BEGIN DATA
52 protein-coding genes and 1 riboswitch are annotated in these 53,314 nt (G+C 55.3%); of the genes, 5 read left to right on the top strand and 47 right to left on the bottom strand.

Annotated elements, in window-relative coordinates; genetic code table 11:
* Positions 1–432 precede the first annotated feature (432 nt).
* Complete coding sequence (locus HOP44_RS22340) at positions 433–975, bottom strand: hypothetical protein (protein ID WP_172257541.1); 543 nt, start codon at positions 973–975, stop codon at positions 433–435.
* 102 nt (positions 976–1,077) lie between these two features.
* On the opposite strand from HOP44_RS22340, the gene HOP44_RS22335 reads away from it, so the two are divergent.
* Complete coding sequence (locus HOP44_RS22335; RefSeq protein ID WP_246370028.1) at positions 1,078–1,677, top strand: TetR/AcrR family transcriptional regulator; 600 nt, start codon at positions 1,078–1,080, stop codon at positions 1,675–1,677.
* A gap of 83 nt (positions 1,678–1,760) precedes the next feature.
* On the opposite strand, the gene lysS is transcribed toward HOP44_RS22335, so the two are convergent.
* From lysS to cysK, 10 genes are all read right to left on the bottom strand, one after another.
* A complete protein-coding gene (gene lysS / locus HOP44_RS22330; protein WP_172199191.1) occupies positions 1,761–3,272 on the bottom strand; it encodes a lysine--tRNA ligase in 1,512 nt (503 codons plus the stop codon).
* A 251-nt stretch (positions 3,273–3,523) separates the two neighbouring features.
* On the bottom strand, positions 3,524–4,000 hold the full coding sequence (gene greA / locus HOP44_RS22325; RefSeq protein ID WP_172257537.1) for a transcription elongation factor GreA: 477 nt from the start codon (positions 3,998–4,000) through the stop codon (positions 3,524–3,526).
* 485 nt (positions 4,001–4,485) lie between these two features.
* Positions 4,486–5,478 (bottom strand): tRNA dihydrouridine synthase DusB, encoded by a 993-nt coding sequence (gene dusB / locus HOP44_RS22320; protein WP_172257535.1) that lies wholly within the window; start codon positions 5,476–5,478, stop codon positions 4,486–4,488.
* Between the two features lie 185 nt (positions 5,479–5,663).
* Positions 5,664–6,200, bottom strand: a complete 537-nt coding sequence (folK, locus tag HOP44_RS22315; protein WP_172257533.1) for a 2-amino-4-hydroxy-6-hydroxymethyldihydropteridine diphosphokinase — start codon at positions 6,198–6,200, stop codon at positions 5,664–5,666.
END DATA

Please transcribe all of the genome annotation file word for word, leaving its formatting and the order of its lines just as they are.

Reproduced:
52 protein-coding genes and 1 riboswitch are annotated in these 53,314 nt (G+C 55.3%); of the genes, 5 read left to right on the top strand and 47 right to left on the bottom strand.

Annotated elements, in window-relative coordinates; genetic code table 11:
* Positions 1–432 precede the first annotated feature (432 nt).
* Complete coding sequence (locus HOP44_RS22340) at positions 433–975, bottom strand: hypothetical protein (protein ID WP_172257541.1); 543 nt, start codon at positions 973–975, stop codon at positions 433–435.
* 102 nt (positions 976–1,077) lie between these two features.
* On the opposite strand from HOP44_RS22340, the gene HOP44_RS22335 reads away from it, so the two are divergent.
* Complete coding sequence (locus HOP44_RS22335; RefSeq protein ID WP_246370028.1) at positions 1,078–1,677, top strand: TetR/AcrR family transcriptional regulator; 600 nt, start codon at positions 1,078–1,080, stop codon at positions 1,675–1,677.
* A gap of 83 nt (positions 1,678–1,760) precedes the next feature.
* On the opposite strand, the gene lysS is transcribed toward HOP44_RS22335, so the two are convergent.
* From lysS to cysK, 10 genes are all read right to left on the bottom strand, one after another.
* A complete protein-coding gene (gene lysS / locus HOP44_RS22330; protein WP_172199191.1) occupies positions 1,761–3,272 on the bottom strand; it encodes a lysine--tRNA ligase in 1,512 nt (503 codons plus the stop codon).
* A 251-nt stretch (positions 3,273–3,523) separates the two neighbouring features.
* On the bottom strand, positions 3,524–4,000 hold the full coding sequence (gene greA / locus HOP44_RS22325; RefSeq protein ID WP_172257537.1) for a transcription elongation factor GreA: 477 nt from the start codon (positions 3,998–4,000) through the stop codon (positions 3,524–3,526).
* 485 nt (positions 4,001–4,485) lie between these two features.
* Positions 4,486–5,478 (bottom strand): tRNA dihydrouridine synthase DusB, encoded by a 993-nt coding sequence (gene dusB / locus HOP44_RS22320; protein WP_172257535.1) that lies wholly within the window; start codon positions 5,476–5,478, stop codon positions 4,486–4,488.
* Between the two features lie 185 nt (positions 5,479–5,663).
* Positions 5,664–6,200, bottom strand: a complete 537-nt coding sequence (folK, locus tag HOP44_RS22315; protein WP_172257533.1) for a 2-amino-4-hydroxy-6-hydroxymethyldihydropteridine diphosphokinase — start codon at positions 6,198–6,200, stop codon at positions 5,664–5,666.